The questions--really only one of them, repeated in different forms at least a half dozen times--seemed clear enough: Goldman Sachs, if I have this right, was asked by a client how they managed to feel comfortable with a financial arrangement that was evidently going to turn out badly. They felt comfortable, it appears, because they had a financial interest in the deal going sour--and yet they did not share this information with the inquiring client. Did they not, the senator kept asking, have an obligation to acknowledge what their interest was? After hearing numerous explanations of the issue rather than an answer to his question, the senator gave up, concluding that the executive was simply refusing to respond.
I saw it a little differently--not that the guy was refusing to answer the question, but rather that the question itself came from some other universe than the one that he naturally inhabits. The question came from the sphere of ethics. Truly disturbing was that it ran right past this undoubtedly smart, undoubtedly well-informed, perhaps even well-intentioned businessman, whose head was firmly planted in the world of business. He wanted to give a business answer to an ethical question, and simply could not see that in doing so he was missing the whole point of the question.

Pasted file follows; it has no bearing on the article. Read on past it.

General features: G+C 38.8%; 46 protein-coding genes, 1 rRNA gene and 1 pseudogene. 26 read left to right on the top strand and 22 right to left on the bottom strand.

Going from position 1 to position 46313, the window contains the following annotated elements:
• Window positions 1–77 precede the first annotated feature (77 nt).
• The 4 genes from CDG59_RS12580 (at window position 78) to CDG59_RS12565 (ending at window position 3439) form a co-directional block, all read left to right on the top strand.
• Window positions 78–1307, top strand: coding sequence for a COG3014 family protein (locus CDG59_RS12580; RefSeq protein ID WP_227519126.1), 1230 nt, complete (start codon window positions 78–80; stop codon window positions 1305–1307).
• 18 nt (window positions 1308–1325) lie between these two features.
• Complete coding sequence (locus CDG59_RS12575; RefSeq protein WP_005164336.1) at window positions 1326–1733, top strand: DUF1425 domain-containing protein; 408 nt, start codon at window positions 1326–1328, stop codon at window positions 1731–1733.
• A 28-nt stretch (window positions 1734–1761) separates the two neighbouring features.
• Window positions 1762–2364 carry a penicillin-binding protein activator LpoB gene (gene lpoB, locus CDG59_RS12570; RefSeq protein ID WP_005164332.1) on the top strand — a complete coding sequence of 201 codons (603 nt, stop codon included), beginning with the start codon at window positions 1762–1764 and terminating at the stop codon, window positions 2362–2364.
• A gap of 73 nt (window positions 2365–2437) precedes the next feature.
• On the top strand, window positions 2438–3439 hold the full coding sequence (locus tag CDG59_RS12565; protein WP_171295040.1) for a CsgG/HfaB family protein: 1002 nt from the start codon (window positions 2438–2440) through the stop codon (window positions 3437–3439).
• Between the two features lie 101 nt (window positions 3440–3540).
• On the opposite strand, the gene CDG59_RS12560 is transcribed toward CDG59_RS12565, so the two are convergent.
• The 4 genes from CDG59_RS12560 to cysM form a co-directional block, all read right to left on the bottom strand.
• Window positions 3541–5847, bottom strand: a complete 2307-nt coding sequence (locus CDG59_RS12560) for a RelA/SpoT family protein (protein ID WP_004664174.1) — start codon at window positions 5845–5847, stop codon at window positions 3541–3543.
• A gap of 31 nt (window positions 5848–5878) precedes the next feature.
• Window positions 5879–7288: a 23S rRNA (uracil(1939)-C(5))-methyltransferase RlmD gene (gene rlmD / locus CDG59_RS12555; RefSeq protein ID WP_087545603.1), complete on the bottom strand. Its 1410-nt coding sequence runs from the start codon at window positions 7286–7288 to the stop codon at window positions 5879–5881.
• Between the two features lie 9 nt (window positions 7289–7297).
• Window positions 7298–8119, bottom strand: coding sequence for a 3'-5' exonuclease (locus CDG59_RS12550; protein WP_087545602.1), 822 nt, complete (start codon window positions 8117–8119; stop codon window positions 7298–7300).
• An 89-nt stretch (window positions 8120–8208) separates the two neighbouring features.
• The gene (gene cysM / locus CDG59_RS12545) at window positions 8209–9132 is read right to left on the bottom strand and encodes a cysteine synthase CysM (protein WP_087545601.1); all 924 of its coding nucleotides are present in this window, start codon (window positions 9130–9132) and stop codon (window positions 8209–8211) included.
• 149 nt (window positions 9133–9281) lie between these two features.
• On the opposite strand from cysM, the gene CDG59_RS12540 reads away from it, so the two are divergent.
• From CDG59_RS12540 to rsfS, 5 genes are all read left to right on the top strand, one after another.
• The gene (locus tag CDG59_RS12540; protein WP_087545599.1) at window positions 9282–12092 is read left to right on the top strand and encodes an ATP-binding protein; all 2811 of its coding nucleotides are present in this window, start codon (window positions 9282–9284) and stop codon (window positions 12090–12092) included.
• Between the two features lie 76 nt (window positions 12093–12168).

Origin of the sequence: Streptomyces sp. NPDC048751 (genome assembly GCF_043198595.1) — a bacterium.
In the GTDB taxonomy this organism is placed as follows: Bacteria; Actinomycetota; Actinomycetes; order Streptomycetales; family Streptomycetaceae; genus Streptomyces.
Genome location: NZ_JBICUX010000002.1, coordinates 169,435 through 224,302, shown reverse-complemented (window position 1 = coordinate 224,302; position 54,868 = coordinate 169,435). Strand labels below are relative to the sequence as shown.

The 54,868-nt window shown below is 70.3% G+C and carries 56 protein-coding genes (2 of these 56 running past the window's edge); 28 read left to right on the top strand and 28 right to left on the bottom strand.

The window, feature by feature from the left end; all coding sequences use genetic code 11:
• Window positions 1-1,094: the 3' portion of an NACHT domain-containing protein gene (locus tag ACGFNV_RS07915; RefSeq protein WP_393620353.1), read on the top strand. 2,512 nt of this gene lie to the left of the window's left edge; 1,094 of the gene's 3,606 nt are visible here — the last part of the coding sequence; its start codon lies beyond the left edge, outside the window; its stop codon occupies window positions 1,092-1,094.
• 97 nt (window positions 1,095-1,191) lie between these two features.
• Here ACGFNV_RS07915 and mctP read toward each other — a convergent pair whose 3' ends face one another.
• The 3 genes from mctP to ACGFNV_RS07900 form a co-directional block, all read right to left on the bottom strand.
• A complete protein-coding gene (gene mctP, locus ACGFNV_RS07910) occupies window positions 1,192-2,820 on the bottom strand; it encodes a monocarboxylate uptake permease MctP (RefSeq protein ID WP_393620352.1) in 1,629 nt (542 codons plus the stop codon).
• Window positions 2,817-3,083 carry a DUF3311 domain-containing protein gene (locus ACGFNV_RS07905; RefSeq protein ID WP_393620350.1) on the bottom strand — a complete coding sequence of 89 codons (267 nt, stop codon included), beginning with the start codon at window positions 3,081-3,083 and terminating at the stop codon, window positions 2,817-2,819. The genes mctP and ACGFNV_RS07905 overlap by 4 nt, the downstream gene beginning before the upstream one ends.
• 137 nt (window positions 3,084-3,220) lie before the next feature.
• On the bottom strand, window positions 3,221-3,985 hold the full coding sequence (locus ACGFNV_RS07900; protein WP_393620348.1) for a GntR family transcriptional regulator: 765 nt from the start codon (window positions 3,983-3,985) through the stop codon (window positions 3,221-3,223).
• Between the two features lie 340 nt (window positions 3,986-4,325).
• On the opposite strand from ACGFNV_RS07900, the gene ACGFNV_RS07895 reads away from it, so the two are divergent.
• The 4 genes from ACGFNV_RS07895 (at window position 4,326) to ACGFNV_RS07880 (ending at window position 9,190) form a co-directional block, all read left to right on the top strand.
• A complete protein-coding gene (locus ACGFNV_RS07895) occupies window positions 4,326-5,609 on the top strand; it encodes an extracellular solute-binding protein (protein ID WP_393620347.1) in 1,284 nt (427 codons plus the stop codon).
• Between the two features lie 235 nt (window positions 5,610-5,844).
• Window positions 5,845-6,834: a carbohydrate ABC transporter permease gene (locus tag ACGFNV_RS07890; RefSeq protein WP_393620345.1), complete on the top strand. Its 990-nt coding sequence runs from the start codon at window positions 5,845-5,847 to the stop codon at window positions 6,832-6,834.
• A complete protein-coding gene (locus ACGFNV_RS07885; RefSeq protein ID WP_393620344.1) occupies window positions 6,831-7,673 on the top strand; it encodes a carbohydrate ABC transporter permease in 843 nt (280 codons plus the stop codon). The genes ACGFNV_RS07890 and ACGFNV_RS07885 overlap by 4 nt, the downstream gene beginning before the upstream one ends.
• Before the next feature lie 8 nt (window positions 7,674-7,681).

I was talking only a little later to a man who for many years has guided our own financial decisions, and who is well-versed in the world of finance. Without, he said, wanting to defend Goldman Sachs, he saw the issue differently. Essentially, as he saw it, GS was in this instance no more than an intermediary in a business deal, with obligations to both parties--the party that wanted to sell the "product" and the party that was willing to buy it. The product was essentially a bet between willing parties, and each side was responsible for acquiring the information needed to make their bet a sound one. The client, my friend argued, in this case, was not your aging grandmother, but a player who should accept responsibility for his own mistakes. (As I understand it--and I admit my understanding is extremely limited--GS was not only the intermediary, but also the creator and seller of the "product.")
My friend further argued, in the same vein, that in the mortgage crisis there were no innocents, that those who took out loans they could not afford were as guilty as those who let them have the money; and that the rot of greed pervaded the system, top to bottom. Okay, I hear that argument. But venality at low end of the financial markets does not excuse the even greater venality at the high end. And what's truly disturbing is not just that venality exists--I'd be surprised, really, if it didn't--but that there are so many in our society, like the executive under questioning from Senator Levin, who simply can't see or recognize it as venality. This was the man who insisted, high-mindedly and with apparent sincerity, in his opening statement, on his personal integrity and that of the firm for which he worked.
The tragedy is that we have created an alternate universe, in which we live our lives and pursue our interests in denial of truths that used to be self-evident. We have come a long way indeed since that "Wonderful Life." We used to be able to believe that the world of business and the world of ethics coincided, in most important respects. Now, though, it seems they have shifted to different, non-communicating universes.